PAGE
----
Unsatisfactory Closure

Cyril Ramaphosa’s triumph makes for unsatisfactory closure, given his long silence as Zuma’s deputy, and the holdovers elected along with him to run the ruling party, not to say the dual centers of power in the party and the presidency which will likely persist until the 2019 general election. Ramaphosa lacks (or seems to lack) the psychological strangeness of his predecessors, Zuma and before him Thabo Mbeki, who were often in the grip of destructive and self-destructive political passions. He nevertheless embodies the contradictions of the society, being at once the most successful trade unionist on the continent and, as a mining executive, the face most associated with the police killing of mineworkers at Marikana on August 16, 2012.

After Jacob Zuma

Cyril Ramaphosa

On a Friday in the middle of August, a 32-year-old man who had given himself the name “Mkhonyovu,” or “Corruption,” entered a rural police station in South Africa to make an alarming confession: he was “tired of eating human flesh.” Mkhonyovu was not believed until he produced a piece of a leg and a severed hand. At his house, near the town of Estcourt in Zululand, eight ears were discovered in a pot. Other body parts were lying in a suitcase. The only living victim seems to have been a young mother, murdered on her way through town and eaten. For the most part bodies had been disinterred from nearby cemeteries. Five men were eventually arrested for their involvement in killing and dismemberment. It is likely that a secret community of hundreds, perhaps thousands, used their products.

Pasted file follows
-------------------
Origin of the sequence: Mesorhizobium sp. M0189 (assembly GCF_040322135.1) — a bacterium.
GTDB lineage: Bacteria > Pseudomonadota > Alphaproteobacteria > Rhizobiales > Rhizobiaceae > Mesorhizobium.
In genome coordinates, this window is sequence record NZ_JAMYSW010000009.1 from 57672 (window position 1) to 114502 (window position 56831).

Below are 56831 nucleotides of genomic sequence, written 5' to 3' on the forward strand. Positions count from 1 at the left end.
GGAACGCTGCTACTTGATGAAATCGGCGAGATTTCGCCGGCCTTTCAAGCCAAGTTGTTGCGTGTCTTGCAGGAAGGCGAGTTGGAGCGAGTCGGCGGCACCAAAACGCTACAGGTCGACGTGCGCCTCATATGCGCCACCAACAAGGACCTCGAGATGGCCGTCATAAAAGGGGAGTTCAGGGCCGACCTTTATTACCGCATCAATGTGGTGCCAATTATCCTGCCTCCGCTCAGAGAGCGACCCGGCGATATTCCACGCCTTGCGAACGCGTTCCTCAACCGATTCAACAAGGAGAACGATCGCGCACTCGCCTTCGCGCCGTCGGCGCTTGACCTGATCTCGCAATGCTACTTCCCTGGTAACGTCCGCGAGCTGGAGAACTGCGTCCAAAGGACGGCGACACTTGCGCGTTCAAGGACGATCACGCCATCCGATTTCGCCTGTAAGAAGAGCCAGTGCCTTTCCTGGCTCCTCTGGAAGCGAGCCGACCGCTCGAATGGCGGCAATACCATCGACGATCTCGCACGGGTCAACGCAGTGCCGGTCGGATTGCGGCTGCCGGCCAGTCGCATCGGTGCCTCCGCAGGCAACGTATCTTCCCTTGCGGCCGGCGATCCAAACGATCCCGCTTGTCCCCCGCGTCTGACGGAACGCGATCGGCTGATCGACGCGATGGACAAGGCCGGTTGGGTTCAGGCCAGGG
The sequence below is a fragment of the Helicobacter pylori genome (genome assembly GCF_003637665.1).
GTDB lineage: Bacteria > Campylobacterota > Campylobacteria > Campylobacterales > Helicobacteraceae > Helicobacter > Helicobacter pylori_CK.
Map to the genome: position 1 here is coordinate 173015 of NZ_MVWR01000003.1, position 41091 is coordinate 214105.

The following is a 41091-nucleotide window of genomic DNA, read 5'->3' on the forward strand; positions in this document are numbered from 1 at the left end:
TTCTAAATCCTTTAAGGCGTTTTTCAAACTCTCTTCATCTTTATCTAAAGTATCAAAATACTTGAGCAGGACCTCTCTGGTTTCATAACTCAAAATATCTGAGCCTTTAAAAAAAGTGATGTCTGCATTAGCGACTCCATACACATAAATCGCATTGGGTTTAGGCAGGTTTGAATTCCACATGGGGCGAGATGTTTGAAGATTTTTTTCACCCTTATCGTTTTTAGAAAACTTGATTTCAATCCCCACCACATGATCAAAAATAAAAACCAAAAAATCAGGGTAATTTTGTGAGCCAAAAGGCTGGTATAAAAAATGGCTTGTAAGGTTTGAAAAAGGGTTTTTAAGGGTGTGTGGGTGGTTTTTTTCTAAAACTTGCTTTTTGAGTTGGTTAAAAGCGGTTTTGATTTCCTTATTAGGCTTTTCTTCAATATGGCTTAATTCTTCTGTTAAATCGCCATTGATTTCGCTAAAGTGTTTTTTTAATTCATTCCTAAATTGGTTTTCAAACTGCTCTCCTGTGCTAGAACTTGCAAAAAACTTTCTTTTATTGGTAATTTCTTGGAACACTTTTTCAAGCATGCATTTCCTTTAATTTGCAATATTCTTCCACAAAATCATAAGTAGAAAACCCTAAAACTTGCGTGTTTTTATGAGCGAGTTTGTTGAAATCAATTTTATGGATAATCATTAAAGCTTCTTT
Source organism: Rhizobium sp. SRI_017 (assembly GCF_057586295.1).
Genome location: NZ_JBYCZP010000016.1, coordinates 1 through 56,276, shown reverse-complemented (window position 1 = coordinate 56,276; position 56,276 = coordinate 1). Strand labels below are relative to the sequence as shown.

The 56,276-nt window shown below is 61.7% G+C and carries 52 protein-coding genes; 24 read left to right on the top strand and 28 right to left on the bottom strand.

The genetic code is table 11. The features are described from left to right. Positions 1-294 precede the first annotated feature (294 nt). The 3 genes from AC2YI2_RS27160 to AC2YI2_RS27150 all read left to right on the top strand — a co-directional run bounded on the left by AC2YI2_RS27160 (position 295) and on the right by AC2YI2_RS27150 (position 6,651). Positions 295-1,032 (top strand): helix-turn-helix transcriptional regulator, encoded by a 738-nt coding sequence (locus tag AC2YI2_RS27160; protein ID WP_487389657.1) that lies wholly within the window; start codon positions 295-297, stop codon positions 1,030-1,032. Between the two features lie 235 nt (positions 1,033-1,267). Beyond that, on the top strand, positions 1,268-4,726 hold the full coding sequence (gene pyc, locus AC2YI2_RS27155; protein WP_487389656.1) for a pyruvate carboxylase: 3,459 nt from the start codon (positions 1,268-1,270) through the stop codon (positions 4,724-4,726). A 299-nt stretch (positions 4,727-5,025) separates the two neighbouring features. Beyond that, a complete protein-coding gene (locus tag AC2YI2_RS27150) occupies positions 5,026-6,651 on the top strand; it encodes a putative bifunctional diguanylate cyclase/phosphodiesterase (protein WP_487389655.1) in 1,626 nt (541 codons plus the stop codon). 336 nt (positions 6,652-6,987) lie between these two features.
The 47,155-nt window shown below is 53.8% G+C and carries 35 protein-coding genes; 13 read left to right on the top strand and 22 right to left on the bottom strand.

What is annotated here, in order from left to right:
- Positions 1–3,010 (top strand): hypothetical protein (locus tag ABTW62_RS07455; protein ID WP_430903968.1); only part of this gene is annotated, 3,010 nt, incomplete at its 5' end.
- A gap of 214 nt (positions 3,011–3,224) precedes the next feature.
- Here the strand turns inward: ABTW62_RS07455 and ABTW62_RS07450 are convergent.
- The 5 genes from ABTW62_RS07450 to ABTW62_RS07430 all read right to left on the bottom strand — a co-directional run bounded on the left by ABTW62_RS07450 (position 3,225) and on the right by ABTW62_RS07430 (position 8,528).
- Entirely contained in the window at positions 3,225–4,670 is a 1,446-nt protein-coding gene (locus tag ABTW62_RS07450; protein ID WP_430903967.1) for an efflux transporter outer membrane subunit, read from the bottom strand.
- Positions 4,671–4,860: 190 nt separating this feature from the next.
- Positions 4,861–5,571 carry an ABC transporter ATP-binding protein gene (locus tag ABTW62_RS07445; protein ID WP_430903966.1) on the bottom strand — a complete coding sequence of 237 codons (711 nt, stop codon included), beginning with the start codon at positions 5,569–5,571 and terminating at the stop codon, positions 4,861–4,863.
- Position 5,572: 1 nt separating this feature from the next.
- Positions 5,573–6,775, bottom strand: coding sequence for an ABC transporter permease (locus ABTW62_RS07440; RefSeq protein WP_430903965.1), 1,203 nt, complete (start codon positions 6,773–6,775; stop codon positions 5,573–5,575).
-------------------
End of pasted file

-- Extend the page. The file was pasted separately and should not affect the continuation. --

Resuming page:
The subject is lurid, a staple of colonial invention, but it is also an opening into the civil disintegration of South Africa in recent years. Medical murder is not unknown in the country. In one study a fifth of respondents admitted coming into contact with the trade in human body parts. Superstition holds that the organs of a child, an albino, or a woman contain the seeds of success—fertility, prosperity in business, victory in a court case, or recovery from an illness. The HIV epidemic brought out the nature of many people’s beliefs about disease and infection, which notoriously reached into the office of then-president Thabo Mbeki, but medical cannibalism is shrouded by its taboo standing. The scale of the operation in Estcourt, where a large fraction of the town may have participated, reveals something disturbing: law enforcement and community norms have ceased to function in the course of three generations of conflict spanning the fall of the previous regime and the degeneration of the state since the retirement of Nelson Mandela. The man who incarnates this atmosphere of lawlessness, Jacob Zuma, came to the end of his term as head of the ruling party this weekend, though he continues as the country’s president for the time being.